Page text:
Tunisia in a “complicated” situation after the suspension of its partnership with the World Bank
The World Bank decided on Monday, March 6, to suspend its partnership framework with the Tunisia after a rise in abuses against sub-Saharan migrants following an inflammatory speech by President Kaïs Saïed on illegal immigration. This suspension ” until further notice “ of the partnership program means de facto a freeze on all new financing to Tunisia, already mired in a serious financial crisis.
World Bank management has decided to ” pause “ this partnership agreement and “remove the board review from the calendar”originally scheduled for March 21 and “postponed until further notice”. This decision concerns the Country Partnership Framework (CPF), which serves as a basis for monitoring by the World Bank’s Board of Directors in order to assess and support the country in its aid programs.
The institution cannot launch new support programs with the country until the board of directors has met, even if “Funded projects remain funded and ongoing projects are maintained”, as a source close to the World Bank said. An official at the institution, speaking on condition of anonymity, told AFP the move meant that granting any new funding to Tunisia was unlikely. “before the situation becomes clearer” and that a new CPF is concluded.
Low growth, high inflation and high unemployment
Even temporary, such a freeze “risks having a very bad impact on Tunisia’s financial situation”says economist Ezzeddine Saidane.
The country, indebted to the tune of 80% of its GDP due in particular to the weight of its public service, must resort to borrowing to make up its budget deficit. He is also negotiating a loan of nearly 2 billion dollars (1.9 billion euros) with the International Monetary Fund (IMF), which conditions other international aid (including that of the European Union), but the talks are slipping.
“The budget for the year 2023 is based on loans of 25 billion dinars [7,5 milliards d’euros], including the equivalent of 5 billion dinars from abroad. Without the World Bank, carrying out such an operation would be very complicated”Judge M. Saidane.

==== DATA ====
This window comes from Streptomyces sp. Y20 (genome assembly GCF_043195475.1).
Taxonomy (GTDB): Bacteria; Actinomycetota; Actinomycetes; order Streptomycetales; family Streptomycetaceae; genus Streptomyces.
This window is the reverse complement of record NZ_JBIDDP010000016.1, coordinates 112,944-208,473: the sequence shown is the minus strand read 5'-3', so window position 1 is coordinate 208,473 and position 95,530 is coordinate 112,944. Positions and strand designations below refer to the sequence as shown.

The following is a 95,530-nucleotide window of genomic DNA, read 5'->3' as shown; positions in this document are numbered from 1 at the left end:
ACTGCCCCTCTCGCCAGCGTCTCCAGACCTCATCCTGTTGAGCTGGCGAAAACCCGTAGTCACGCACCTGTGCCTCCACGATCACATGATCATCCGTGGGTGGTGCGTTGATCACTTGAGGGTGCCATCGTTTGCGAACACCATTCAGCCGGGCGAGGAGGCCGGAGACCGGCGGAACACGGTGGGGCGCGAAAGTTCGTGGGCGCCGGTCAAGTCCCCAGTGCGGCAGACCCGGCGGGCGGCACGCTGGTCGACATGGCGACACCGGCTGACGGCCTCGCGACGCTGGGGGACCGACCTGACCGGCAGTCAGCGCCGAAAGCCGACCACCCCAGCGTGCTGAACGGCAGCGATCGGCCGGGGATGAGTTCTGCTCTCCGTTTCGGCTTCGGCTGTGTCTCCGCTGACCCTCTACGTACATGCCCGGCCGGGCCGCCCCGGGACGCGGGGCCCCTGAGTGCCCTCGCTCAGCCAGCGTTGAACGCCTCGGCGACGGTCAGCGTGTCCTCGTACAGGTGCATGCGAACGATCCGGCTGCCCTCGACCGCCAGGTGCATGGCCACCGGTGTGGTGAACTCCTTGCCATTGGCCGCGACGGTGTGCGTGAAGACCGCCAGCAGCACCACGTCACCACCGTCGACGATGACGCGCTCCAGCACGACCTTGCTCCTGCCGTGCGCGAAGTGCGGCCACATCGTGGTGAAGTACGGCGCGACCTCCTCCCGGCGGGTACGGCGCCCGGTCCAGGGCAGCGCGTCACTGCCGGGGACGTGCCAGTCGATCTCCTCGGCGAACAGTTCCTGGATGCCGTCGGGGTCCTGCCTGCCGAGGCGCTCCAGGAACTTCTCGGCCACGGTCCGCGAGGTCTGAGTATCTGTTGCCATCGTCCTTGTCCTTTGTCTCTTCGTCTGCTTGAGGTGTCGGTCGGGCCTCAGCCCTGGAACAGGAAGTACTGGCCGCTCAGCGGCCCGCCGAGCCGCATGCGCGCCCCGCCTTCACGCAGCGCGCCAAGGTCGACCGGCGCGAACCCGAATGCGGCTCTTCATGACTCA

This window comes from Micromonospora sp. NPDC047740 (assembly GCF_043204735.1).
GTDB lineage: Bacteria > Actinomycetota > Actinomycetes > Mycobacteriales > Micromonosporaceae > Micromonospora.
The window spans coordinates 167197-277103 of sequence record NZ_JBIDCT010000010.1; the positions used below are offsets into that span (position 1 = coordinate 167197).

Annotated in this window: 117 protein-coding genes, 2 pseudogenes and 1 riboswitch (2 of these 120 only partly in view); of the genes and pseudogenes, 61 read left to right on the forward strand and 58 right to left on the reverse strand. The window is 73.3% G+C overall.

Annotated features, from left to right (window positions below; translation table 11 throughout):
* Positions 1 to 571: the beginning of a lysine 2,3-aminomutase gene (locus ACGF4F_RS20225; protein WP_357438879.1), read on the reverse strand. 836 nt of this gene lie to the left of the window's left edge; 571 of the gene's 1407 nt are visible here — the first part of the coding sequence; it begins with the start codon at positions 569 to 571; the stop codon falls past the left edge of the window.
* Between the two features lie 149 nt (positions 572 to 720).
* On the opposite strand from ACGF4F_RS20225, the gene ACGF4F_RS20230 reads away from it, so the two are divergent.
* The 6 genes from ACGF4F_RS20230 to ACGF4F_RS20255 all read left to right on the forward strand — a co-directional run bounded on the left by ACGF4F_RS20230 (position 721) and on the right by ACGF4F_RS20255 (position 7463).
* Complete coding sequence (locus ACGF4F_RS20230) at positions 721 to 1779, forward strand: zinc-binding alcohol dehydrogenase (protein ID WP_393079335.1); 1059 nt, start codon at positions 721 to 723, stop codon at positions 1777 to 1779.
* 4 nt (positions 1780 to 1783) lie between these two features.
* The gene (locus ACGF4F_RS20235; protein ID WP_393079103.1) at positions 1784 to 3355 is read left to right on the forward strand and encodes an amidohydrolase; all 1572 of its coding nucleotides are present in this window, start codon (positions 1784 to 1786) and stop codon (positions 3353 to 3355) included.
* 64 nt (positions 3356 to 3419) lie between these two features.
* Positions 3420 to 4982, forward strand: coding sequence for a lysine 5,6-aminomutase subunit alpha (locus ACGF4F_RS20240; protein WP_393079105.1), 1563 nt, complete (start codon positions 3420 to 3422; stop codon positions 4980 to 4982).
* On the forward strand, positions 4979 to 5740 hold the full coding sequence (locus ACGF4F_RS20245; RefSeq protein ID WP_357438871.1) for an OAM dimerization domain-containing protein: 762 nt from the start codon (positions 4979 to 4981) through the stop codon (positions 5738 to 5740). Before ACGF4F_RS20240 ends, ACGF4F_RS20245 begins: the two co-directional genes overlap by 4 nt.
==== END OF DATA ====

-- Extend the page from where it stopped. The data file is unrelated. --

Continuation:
Governor of the Central Bank of Tunisia, Marouane Abassi, warned in January that the year 2023 would be “complicated”, in a context of low growth (less than 3%), high inflation (over 10%) and high unemployment (over 15%), without a quick agreement with the IMF for a loan. But negotiations between the two parties seem to have stalled since an agreement in principle announced in mid-October.
“The rest will depend on the reaction of the government”
A possible agreement with the IMF also depends on certain financing to be released by the World Bank, whose decision to suspend the partnership program with Tunisia could in this respect constitute a new setback in the negotiations. “The IMF may be hesitant to finalize a deal that was already controversial now that the other major donor is stepping back”said the official of the World Bank speaking on condition of anonymity.
The Tunisian government has still not reacted to the World Bank’s decision. For Mr. Saidane, the Tunisian authorities should “find a way to turn the page on this affair and regain the confidence of the international financial institutions”. “The rest will depend on the reaction of the government”he adds.
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In the meantime, talks between Tunisia and the World Bank for new funding – including a 20 million euro loan for a cable project to supply Europe with solar energy – have been postponed until further notice. “The longer the situation persists, the more Tunisia will lose funds”warns the official of the World Bank.